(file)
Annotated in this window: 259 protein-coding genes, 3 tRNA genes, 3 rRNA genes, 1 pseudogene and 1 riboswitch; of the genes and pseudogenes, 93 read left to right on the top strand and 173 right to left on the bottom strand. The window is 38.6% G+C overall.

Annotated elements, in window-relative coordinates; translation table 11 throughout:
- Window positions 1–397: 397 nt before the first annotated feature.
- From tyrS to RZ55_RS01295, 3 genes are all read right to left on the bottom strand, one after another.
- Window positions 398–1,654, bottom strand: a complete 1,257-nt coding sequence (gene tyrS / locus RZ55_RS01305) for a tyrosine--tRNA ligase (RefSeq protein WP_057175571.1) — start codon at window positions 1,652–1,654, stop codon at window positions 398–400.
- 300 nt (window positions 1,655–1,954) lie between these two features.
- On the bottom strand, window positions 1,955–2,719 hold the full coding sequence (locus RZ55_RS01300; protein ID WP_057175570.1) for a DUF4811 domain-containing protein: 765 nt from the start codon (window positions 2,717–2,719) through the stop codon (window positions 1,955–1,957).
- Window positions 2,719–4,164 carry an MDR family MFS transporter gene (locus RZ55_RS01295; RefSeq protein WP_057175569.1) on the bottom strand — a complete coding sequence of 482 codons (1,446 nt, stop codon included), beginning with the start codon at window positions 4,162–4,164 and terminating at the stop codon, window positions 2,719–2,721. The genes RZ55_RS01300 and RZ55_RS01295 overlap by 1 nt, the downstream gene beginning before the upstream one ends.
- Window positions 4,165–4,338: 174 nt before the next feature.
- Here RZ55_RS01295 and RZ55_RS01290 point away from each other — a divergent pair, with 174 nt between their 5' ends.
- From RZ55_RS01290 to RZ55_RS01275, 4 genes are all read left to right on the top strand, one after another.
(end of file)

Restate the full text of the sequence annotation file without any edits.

Annotated in this window: 259 protein-coding genes, 3 tRNA genes, 3 rRNA genes, 1 pseudogene and 1 riboswitch; of the genes and pseudogenes, 93 read left to right on the top strand and 173 right to left on the bottom strand. The window is 38.6% G+C overall.

Annotated elements, in window-relative coordinates; translation table 11 throughout:
- Window positions 1–397: 397 nt before the first annotated feature.
- From tyrS to RZ55_RS01295, 3 genes are all read right to left on the bottom strand, one after another.
- Window positions 398–1,654, bottom strand: a complete 1,257-nt coding sequence (gene tyrS / locus RZ55_RS01305) for a tyrosine--tRNA ligase (RefSeq protein WP_057175571.1) — start codon at window positions 1,652–1,654, stop codon at window positions 398–400.
- 300 nt (window positions 1,655–1,954) lie between these two features.
- On the bottom strand, window positions 1,955–2,719 hold the full coding sequence (locus RZ55_RS01300; protein ID WP_057175570.1) for a DUF4811 domain-containing protein: 765 nt from the start codon (window positions 2,717–2,719) through the stop codon (window positions 1,955–1,957).
- Window positions 2,719–4,164 carry an MDR family MFS transporter gene (locus RZ55_RS01295; RefSeq protein WP_057175569.1) on the bottom strand — a complete coding sequence of 482 codons (1,446 nt, stop codon included), beginning with the start codon at window positions 4,162–4,164 and terminating at the stop codon, window positions 2,719–2,721. The genes RZ55_RS01300 and RZ55_RS01295 overlap by 1 nt, the downstream gene beginning before the upstream one ends.
- Window positions 4,165–4,338: 174 nt before the next feature.
- Here RZ55_RS01295 and RZ55_RS01290 point away from each other — a divergent pair, with 174 nt between their 5' ends.
- From RZ55_RS01290 to RZ55_RS01275, 4 genes are all read left to right on the top strand, one after another.